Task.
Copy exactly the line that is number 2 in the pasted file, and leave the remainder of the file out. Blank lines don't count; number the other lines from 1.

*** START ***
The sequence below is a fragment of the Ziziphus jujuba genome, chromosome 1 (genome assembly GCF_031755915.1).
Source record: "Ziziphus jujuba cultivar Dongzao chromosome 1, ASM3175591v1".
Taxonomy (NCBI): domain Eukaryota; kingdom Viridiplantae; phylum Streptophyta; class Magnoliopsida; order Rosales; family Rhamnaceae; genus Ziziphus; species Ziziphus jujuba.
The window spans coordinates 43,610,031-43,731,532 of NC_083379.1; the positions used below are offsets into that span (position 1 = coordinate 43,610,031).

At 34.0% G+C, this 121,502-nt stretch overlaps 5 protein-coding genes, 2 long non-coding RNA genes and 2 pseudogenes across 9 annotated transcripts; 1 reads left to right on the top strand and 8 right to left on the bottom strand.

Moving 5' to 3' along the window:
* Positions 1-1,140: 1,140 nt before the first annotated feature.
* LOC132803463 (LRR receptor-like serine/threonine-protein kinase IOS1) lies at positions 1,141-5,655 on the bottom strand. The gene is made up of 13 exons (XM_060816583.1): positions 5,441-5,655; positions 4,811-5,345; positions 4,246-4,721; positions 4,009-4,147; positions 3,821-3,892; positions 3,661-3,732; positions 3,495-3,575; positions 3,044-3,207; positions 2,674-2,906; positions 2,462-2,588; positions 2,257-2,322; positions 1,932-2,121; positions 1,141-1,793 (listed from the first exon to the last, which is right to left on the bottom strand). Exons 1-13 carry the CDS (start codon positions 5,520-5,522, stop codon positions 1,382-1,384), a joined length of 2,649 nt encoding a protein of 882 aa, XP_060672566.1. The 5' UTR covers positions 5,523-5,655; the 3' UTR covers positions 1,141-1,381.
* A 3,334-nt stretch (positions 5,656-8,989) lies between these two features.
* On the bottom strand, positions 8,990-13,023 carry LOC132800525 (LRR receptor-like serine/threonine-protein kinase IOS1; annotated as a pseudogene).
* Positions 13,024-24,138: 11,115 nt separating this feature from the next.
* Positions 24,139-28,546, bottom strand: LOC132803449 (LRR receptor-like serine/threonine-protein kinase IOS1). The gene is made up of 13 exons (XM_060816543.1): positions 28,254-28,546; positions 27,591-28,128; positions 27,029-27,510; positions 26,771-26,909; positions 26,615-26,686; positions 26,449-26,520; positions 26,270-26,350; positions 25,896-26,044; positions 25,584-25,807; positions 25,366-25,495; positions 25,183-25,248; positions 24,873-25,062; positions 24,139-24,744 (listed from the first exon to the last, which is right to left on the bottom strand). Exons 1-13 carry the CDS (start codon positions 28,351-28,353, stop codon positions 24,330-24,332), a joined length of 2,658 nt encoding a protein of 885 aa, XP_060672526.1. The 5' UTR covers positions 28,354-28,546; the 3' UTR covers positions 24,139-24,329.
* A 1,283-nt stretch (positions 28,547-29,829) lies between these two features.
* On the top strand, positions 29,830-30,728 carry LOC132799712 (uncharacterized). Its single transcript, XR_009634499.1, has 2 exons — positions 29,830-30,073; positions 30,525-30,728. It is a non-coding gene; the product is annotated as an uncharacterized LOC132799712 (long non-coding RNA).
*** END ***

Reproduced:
Source record: "Ziziphus jujuba cultivar Dongzao chromosome 1, ASM3175591v1".